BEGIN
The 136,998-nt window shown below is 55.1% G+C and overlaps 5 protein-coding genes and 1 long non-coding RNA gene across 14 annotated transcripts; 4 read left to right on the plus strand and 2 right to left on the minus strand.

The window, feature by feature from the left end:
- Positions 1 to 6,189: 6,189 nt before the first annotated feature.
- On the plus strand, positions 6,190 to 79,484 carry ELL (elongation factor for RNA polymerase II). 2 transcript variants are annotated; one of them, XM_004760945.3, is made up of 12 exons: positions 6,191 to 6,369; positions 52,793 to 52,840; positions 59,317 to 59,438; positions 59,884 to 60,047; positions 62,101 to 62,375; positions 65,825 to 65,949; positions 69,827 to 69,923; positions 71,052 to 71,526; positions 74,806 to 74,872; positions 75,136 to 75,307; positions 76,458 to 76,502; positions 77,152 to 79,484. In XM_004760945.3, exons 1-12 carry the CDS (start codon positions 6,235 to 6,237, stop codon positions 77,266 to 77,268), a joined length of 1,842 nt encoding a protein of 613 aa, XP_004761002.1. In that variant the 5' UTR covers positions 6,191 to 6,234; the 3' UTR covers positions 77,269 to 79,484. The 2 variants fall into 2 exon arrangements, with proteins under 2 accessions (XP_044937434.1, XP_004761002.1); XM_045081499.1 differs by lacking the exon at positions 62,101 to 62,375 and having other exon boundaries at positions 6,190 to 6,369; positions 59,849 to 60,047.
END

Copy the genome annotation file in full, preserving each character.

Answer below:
The 136,998-nt window shown below is 55.1% G+C and overlaps 5 protein-coding genes and 1 long non-coding RNA gene across 14 annotated transcripts; 4 read left to right on the plus strand and 2 right to left on the minus strand.

The window, feature by feature from the left end:
- Positions 1 to 6,189: 6,189 nt before the first annotated feature.
- On the plus strand, positions 6,190 to 79,484 carry ELL (elongation factor for RNA polymerase II). 2 transcript variants are annotated; one of them, XM_004760945.3, is made up of 12 exons: positions 6,191 to 6,369; positions 52,793 to 52,840; positions 59,317 to 59,438; positions 59,884 to 60,047; positions 62,101 to 62,375; positions 65,825 to 65,949; positions 69,827 to 69,923; positions 71,052 to 71,526; positions 74,806 to 74,872; positions 75,136 to 75,307; positions 76,458 to 76,502; positions 77,152 to 79,484. In XM_004760945.3, exons 1-12 carry the CDS (start codon positions 6,235 to 6,237, stop codon positions 77,266 to 77,268), a joined length of 1,842 nt encoding a protein of 613 aa, XP_004761002.1. In that variant the 5' UTR covers positions 6,191 to 6,234; the 3' UTR covers positions 77,269 to 79,484. The 2 variants fall into 2 exon arrangements, with proteins under 2 accessions (XP_044937434.1, XP_004761002.1); XM_045081499.1 differs by lacking the exon at positions 62,101 to 62,375 and having other exon boundaries at positions 6,190 to 6,369; positions 59,849 to 60,047.